Synchronization and Signal Enhancement in Nonlinear and Stochastic Systems
Bennett, Matthew Raymond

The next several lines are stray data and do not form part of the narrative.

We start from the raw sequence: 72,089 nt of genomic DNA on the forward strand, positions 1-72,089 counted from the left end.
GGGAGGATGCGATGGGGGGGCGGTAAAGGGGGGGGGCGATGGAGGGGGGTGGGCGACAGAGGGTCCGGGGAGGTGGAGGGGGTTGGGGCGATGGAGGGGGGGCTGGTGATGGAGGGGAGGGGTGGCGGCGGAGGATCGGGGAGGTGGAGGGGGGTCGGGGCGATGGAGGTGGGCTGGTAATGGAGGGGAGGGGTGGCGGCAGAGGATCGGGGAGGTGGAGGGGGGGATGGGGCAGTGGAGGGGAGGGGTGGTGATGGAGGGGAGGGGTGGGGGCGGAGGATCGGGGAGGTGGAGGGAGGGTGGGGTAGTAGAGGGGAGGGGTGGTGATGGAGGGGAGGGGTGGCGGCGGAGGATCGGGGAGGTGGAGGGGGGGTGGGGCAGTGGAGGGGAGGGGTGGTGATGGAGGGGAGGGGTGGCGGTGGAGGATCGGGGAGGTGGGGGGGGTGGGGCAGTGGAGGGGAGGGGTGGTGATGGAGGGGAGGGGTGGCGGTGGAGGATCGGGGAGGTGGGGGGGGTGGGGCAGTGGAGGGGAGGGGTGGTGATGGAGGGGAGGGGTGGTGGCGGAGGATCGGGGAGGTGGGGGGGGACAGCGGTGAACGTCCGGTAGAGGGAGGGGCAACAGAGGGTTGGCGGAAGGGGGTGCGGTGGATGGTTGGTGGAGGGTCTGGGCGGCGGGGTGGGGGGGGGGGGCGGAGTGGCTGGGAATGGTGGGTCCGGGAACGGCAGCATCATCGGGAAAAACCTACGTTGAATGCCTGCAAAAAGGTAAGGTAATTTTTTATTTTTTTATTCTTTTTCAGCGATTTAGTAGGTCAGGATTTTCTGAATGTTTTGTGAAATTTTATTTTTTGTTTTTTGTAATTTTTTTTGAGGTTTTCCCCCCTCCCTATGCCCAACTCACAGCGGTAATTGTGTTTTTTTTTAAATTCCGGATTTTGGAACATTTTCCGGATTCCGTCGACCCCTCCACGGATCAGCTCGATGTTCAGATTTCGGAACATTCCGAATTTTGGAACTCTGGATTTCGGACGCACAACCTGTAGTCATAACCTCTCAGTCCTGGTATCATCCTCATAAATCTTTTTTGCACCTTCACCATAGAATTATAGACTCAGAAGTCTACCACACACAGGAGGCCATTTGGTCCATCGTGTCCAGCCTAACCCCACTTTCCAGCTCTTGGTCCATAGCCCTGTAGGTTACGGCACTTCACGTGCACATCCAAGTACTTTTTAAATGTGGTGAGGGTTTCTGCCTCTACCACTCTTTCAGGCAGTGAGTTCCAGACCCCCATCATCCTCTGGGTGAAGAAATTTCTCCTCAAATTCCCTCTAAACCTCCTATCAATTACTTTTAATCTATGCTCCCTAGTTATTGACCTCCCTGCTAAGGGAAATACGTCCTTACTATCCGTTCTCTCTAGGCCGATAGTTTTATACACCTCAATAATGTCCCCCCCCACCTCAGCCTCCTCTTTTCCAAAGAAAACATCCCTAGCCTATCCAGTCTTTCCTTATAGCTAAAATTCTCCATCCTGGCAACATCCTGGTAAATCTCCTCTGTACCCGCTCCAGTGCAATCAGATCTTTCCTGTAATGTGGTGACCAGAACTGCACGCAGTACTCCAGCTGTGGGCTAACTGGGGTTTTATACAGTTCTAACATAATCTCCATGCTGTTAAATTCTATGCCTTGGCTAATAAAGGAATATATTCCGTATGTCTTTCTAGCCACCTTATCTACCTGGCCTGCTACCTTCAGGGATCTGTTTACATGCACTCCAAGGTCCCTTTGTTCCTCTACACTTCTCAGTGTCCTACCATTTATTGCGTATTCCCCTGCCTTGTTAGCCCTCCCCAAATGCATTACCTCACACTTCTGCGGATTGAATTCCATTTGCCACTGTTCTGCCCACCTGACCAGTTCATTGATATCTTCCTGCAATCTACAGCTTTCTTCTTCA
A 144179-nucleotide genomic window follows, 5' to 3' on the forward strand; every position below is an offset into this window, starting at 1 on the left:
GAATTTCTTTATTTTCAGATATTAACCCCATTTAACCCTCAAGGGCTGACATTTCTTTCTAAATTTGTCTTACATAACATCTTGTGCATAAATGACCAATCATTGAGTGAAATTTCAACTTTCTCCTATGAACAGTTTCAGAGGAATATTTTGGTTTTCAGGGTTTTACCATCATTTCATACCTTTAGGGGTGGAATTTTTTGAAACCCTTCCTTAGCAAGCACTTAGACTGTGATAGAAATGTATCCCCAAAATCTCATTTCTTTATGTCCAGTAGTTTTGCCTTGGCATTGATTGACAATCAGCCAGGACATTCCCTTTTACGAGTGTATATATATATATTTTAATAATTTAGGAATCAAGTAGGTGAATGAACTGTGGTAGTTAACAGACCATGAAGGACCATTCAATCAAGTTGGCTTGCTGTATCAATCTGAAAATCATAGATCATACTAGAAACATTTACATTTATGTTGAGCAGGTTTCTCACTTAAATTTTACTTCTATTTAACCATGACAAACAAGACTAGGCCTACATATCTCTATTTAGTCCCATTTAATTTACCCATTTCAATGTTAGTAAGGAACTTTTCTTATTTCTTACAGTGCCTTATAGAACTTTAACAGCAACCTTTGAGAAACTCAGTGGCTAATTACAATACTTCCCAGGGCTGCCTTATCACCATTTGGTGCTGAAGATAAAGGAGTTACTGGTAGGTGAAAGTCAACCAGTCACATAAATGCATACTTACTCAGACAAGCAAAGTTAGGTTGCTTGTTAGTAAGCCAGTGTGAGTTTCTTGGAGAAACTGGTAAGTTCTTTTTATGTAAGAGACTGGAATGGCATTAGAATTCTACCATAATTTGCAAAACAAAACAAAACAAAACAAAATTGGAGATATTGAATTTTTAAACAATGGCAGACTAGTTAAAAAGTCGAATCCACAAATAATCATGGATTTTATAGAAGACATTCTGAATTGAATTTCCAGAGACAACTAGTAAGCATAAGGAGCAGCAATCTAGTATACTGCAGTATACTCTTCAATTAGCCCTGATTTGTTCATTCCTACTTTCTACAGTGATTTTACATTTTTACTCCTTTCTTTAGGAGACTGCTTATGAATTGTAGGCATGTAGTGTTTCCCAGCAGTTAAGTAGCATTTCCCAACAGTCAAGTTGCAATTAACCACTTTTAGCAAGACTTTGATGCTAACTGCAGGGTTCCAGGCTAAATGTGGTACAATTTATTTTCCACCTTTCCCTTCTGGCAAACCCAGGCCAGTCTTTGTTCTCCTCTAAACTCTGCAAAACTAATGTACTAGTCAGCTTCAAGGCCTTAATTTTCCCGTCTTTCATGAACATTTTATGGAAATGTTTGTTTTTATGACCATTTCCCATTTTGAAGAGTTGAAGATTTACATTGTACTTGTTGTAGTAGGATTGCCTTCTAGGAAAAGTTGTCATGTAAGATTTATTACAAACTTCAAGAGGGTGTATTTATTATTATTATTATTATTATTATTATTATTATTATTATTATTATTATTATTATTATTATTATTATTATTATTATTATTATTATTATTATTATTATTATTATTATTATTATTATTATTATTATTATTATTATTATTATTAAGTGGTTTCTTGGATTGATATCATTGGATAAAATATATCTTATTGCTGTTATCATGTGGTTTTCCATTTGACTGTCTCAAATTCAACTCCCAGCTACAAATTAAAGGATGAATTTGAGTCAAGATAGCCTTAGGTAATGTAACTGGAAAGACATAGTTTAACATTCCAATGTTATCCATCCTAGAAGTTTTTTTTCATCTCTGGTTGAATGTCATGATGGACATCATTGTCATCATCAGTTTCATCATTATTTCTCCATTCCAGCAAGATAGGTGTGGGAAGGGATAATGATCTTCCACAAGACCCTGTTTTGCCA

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In the first part of this dissertation we explore the consequences of high frequency operation of Josephson junction arrays. At high frequencies these systems are no longer well modeled by Kirchhoffs laws, and new dynamical equations are derived directly from Maxwells equations. From these equations we derive a reduced set of averaged equations which greatly simplify the analysis of high frequency arrays. The averaged equations allow us to examine experimental strategies for obtaining higher power outputs from arrays. These strategies rely on resonant architectures that place the junctions near antinodes of a desired standing wave mode of the fluctuating current. Simple, heuristic rules are derived for the proper placement of junctions. The second part of the dissertation is devoted to stochastic resonance. A new theory is proposed to explain both two-state and excitable stochastic resonance. Previous theories explaining the two types of stochastic resonance yield similar results while using different analytic strategies. A constrained asymmetric rate model is derived that in one limit produces the proper result for the two-state system, while in another limit models the excitable system. The result that the constrained asymmetric rate model gives in the excitable limit is off by a factor of two, and this discrepancy is examined. Furthermore, we study the consequences of adding a colored noise source to the classic two-state model of stochastic resonance. We will find that when both white and colored noise sources are present, stochastic resonance will occur as a function of colored noise strength only if the correlation time of the colored noise source is small enough. Two theories are proposed to explain this phenomenon and both are examined in detail.